The Expert Niseko Mountain Guide: The Backcountry Gates

If you're an experienced skier or snowboarder looking for an unforgettable powder experience, Niseko's backcountry/sidecountry gates are an absolute must. If you've studied the Niseko United Trail Map, you've likely come across the various gates scattered around the resort. There are 11 gates in total (2 are located in Moiwa), marked G1 all the way through to G11 and give access to unpatrolled terrain across the mountain. The gates are managed by the Niseko Avalanche Information Center (NAIC), who provide daily information on weather and snow conditions, as well as avalanche risk assessments. They give access to some of the best off-piste/backcountry skiing and snowboarding in the world. In this article, we'll provide a comprehensive guide to the Niseko backcountry gates, including everything you need to know before heading out.

Getting Started

Before heading out to the backcountry gates, it's important to be prepared. While it is not mandatory, we strongly recommend having the correct avalanche equipment before riding this terrain. This includes a beacon, shovel, and probe, which are necessary equipment to save lives in the case of an avalanche. With this equipment you are much safer yourself, but more importantly you are equipped to save someone else should something unfortunate happen. It is also paramount to know how to use this equipment before heading into this type of terrain.

More importantly though, we strongly suggest having the skills and knowledge necessary for backcountry skiing or snowboarding. Being able to spot dangerous terrain, hazards and navigate properly are skills that can mitigate a lot of risk in this kind of terrain, which can mean the difference between a smooth ride down and an accident. If you're new to the backcountry, consider hiring a guide or taking a course to ensure your safety and maximize your experience.

Safety Considerations

The Niseko backcountry gates offer some of the best skiing and snowboarding in the world, but they also come with inherent risks. Avalanche risk is a real concern, and it's important to stay informed and make informed decisions about which gates to use and when. Always check the NAIC's daily bulletin before heading out, and be sure to carry the necessary safety equipment and know how to use it.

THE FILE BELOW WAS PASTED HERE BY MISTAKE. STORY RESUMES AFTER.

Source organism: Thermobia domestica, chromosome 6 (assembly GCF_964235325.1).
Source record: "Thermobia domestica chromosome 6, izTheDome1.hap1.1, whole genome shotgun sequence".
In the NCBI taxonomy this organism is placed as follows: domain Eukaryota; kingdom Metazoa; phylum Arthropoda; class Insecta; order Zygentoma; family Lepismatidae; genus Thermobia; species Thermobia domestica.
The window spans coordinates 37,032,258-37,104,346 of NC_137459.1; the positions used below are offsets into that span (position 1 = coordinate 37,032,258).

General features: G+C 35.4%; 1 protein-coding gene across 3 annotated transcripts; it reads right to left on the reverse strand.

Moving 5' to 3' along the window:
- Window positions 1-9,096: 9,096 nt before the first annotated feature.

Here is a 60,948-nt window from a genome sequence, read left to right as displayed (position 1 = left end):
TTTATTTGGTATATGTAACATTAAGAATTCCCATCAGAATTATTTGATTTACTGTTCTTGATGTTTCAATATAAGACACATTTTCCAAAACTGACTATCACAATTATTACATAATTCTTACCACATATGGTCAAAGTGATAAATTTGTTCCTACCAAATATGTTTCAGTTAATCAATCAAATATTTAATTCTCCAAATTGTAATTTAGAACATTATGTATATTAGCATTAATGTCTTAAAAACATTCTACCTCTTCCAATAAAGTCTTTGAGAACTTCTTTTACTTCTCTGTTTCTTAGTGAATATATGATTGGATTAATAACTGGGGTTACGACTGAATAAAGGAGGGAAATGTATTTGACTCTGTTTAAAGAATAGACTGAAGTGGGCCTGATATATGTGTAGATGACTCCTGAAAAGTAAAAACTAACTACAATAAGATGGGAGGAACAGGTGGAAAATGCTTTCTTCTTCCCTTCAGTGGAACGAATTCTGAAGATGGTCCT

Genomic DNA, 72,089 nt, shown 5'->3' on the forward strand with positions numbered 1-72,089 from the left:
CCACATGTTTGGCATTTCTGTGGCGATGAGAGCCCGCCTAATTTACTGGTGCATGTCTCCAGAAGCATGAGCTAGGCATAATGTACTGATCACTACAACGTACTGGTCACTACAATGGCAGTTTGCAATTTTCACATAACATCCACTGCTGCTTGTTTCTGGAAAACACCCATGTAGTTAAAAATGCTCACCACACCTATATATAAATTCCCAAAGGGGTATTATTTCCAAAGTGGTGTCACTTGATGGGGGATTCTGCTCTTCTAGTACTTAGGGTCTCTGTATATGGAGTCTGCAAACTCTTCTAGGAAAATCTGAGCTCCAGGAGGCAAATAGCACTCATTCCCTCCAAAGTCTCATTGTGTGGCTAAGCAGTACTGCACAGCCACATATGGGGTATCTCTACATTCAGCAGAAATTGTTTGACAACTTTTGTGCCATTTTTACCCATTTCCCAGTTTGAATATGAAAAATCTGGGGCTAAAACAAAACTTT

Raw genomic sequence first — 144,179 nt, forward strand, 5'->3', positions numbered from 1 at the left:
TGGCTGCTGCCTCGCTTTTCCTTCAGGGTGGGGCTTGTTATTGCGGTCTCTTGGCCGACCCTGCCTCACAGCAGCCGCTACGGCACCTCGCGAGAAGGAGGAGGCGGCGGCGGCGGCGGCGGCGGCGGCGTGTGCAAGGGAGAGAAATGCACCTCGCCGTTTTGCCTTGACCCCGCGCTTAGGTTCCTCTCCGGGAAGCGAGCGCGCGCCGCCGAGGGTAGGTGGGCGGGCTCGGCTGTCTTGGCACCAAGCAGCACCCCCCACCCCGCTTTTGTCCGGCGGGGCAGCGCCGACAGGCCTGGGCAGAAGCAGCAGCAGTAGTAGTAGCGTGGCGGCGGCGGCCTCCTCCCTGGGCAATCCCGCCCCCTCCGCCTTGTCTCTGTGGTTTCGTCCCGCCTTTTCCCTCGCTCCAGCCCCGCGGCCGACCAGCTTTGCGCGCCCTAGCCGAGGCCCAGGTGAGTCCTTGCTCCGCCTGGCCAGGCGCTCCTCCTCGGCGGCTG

Niseko Backcountry Gates Map
The Niseko United Trail Map with all gates highlighted

Gate 1 - L-Ji Gate

Gate 1 is located skiers right at the top of the Annupuri ski area, just down from the top of the Jumbo Pair #4 Lift. The slope faces west/south-westerly and drops into Osawa bowl. Skiing through the gate will give you access to well-spaced tree runs and plenty of powder during the peak season, making it an excellent place to work on tree skiing away from the busy resort. The bottom of this run feeds into the natural halfpipe/gully that leads back to the base of Annupuri. This gate is recommended for intermediate riders or better.

Gate 2 - Annupuri Peak Gate

Gate 2 is situated at the top of the Jumbo Pair #4 Lift and requires a short hike to exit the gate. This requires a short hike, but gives you access to some excellent terrain if you choose to do so. From here, you can either drop straight down through the trees and enjoy a run similar to Gate 1, albeit from a higher starting point. However we recommend traversing as hard and high right as possible to gain access to the Centre Ridge (Naka-one) for some great open pow fields. This is a shared ridge with the back bowl, so whether you ride the ridge or drop into the bowl, you'll be deposited back into another half-pipe/gully that leads back to the base of the Annupuri Resort.

Gate 3 - Hirafu Peak Gate

Gate 3 is accessed from the top of the King #4 Chair (commonly called the 'meat hook' or 'pizza box'). This gate leads to the summit of Mt. Annupuri, which is a 20-30 minute hike from the top of the lift. The ascent is relatively steep at the start which can be exhausting, however flattens out towards the top where you'll find the hut at the peak. This gate gives the largest variety of run options for backcountry, so you'll commonly see a line of people walking up big powder days during peak season. This is the absolute best place to be when there has been an overnight dump.

From the peak there are multiple directions in which you can head, although some lines do require a hike out or a vehicle to collect you. We highly recommend knowing exactly what you are doing up here, as on a snowy day it can be difficult to find your bearings.

The East Ridge

At the summit (next to the hut), you face back towards the Hanazono Resort and drop into the East Ridge. This is by far the easiest way down as it's a wide-open face, 300m of vertical with not a tree in sight. You'll eventually end up at the tree line, which is commonly accessed via Gate 4 & 5, Here you can head skiers right and end up back at the base of Hanazono #3 Lift, to save yourself a hike out.